Re: the rest of the post... I need more time to read what you've referenced. Off the top of my head, the logic behind Authority # is simply not true nor, for that matter, logical. I am relativistic as much as I am human and fallible myself, which is true of every human being, not just Christian non-Catholics. My ultimate authority comes from God, who is truly the only one who is infallible (infallible in that He is without error, without sin, without fault in any way). The Bible says "All men have fallen short of the glory of God", which includes the dear Pope himself, whom I respect as a Godly man and as the highest authority in your faith, but is still a man dealing with the same flesh nature as us all. Maybe I'm missing something here. I will read more, I promise, when I have more time. All that being said, in direct contradiction to what is stated in Authority #1, I do not guide my life or behave simply according to my opinion or that of my pastor, my church, my elder board, or whomever. I guide my decision making and my opinion from the Word of God as the first and foremost authority as well as through guidance from the Holy Spirit (which would never contradict Scripture, as all Scripture is God-breathed through the Holy Spirit himself). I know I'm fallible. I know my pastor is fallible. To make such a claim that any person is infallibile, other than Jesus Christ in human form himself, is blasphemy and directly contradicts the very Word of God. Again, I will read more when I get a chance so I can be more educated on the subject. Maybe I'll be enlightened.

  2. Sorry for all the typos in the previous post. I'm trying to type quickly with a two year old literally hanging off my 37 weeks pregnant back. Gotta run.

  3. Audrey, I'm so glad you responded - this gives me the opportunity to better understand your view and I hope you add more as you read more and think about it.

    But I do want to clarify something: the Pope is not infalliable on everything, only when he is teaching on issues of faith and morals.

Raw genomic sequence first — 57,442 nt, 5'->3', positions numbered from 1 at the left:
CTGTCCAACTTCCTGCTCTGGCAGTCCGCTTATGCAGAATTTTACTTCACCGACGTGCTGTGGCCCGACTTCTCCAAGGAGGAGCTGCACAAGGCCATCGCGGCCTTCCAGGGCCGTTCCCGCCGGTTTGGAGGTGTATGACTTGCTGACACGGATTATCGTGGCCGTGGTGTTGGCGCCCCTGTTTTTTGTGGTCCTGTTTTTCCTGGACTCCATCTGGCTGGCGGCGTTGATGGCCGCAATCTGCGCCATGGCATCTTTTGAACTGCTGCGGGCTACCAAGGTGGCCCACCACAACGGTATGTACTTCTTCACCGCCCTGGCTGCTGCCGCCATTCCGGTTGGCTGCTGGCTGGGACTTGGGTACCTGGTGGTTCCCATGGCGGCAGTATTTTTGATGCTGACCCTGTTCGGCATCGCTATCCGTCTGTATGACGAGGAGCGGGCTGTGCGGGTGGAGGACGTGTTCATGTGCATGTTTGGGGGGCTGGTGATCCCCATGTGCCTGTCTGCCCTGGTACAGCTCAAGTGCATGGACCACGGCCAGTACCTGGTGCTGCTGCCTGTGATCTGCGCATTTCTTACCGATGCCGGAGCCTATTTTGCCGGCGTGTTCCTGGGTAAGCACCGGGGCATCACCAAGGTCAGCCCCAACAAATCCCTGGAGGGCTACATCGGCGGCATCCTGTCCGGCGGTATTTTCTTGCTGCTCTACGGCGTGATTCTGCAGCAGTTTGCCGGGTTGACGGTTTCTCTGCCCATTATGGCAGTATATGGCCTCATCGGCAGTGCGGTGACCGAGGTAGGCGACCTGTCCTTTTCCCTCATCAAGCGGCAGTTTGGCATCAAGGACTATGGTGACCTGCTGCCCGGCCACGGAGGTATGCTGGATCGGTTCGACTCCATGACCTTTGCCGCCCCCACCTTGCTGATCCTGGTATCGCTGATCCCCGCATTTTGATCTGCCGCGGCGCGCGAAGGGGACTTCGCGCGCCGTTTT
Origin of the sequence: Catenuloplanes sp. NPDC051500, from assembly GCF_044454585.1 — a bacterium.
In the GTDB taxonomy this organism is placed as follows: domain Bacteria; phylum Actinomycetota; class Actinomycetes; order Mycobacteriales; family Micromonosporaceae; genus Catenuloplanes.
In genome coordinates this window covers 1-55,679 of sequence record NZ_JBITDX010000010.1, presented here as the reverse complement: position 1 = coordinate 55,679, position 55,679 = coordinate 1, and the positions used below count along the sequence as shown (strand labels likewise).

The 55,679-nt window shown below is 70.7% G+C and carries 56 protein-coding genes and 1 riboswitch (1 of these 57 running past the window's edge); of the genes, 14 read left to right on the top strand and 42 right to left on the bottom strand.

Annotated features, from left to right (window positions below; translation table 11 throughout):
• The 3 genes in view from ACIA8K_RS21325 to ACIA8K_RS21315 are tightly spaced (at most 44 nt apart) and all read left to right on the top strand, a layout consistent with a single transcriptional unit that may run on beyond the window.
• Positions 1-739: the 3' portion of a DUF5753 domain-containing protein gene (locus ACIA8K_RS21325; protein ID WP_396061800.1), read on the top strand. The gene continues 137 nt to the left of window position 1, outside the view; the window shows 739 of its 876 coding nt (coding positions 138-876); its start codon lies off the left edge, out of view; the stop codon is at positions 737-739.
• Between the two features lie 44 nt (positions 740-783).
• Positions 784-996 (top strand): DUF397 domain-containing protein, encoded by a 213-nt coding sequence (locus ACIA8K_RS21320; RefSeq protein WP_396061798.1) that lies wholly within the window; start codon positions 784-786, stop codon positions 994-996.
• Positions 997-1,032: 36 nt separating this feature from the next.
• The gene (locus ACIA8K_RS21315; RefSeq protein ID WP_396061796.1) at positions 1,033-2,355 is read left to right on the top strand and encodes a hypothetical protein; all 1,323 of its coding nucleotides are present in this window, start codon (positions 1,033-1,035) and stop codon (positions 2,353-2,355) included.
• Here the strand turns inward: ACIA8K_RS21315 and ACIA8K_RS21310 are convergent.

And, I am thinking, this is also where many of us would claim a sort of infalliability. For example, some Christains believe that gay marriage is forbidden by God and some believe that it is not. Same with ordination of women, abortion, contraception, IVF, embryonic stem cell research and other tough moral topics. When your pastor teaches that abortion is wrong (which I assume he does, based on what I know about you) then he is teaching it as an absolute truth. Surely prayer, Scripture, logic, science, and teachings of other holy people came together to help sort out and affirm this belief, and he can see that it is God's will and way. And when he preaches that abortion is wrong, his teaching on that matter (unless he goes into things that are against God such as abusing women who have had abortions or bombing clinics) is "infalliable". There is no fault in it. It is a perfectly true teaching on God.

    Do you agree on that much, or where do your thoughts differ?

    My last thought: The Bible never comes out and clearly names abortion as an evil. But yet the majority of Christians see it as such, and we see that teaching as an Absolute Truth. The specific teaching that abortion is the taking of an innocent life (or that women should not be ordained, IVF is wrong) has to be upheld by some authority. Who is that authority? If there is not one head to guide, don't we end up with the thousands of denominations and the troubles of the Anglican Church?

  4. Hey, Bonnie. Just wanted to catch you up, as I wasn't sure if you check my blog. We scheduled a c-section for me for next week. I'm in crazy-woman mode now, flying through the house trying to get a million and one things done. I've also been a bit of an emotional wreck today because of the situation. On top of that, I think we may have the baby earlier, as I think I just lost my mucous plug. Not sure, though, as I never got this far with my daughter. Ugh. Anyway, I don't know when I'll get a chance to follow up on the topic of this post. *I really want to, though* So, maybe sometime between my baby's arrival and your baby's arrival, I can take some time to follow up on it. I just didn't want you to think I'd forgotten if you didn't hear from me for awhile. - Audrey